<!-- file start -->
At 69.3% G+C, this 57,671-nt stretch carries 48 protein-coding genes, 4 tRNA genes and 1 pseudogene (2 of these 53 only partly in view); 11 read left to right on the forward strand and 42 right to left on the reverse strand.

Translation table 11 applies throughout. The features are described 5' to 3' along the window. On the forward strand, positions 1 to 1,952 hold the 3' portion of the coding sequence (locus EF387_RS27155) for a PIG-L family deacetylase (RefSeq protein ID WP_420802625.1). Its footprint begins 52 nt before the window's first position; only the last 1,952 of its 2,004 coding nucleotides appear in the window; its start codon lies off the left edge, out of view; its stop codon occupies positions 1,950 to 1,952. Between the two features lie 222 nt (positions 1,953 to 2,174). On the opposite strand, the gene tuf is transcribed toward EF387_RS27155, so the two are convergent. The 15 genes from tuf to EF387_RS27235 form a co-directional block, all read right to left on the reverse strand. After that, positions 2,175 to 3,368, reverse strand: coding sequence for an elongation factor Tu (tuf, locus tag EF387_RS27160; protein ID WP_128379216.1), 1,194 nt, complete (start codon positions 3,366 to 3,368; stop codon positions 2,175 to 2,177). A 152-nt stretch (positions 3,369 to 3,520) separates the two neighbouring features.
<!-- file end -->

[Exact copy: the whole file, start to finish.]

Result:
At 69.3% G+C, this 57,671-nt stretch carries 48 protein-coding genes, 4 tRNA genes and 1 pseudogene (2 of these 53 only partly in view); 11 read left to right on the forward strand and 42 right to left on the reverse strand.

Translation table 11 applies throughout. The features are described 5' to 3' along the window. On the forward strand, positions 1 to 1,952 hold the 3' portion of the coding sequence (locus EF387_RS27155) for a PIG-L family deacetylase (RefSeq protein ID WP_420802625.1). Its footprint begins 52 nt before the window's first position; only the last 1,952 of its 2,004 coding nucleotides appear in the window; its start codon lies off the left edge, out of view; its stop codon occupies positions 1,950 to 1,952. Between the two features lie 222 nt (positions 1,953 to 2,174). On the opposite strand, the gene tuf is transcribed toward EF387_RS27155, so the two are convergent. The 15 genes from tuf to EF387_RS27235 form a co-directional block, all read right to left on the reverse strand. After that, positions 2,175 to 3,368, reverse strand: coding sequence for an elongation factor Tu (tuf, locus tag EF387_RS27160; protein ID WP_128379216.1), 1,194 nt, complete (start codon positions 3,366 to 3,368; stop codon positions 2,175 to 2,177). A 152-nt stretch (positions 3,369 to 3,520) separates the two neighbouring features.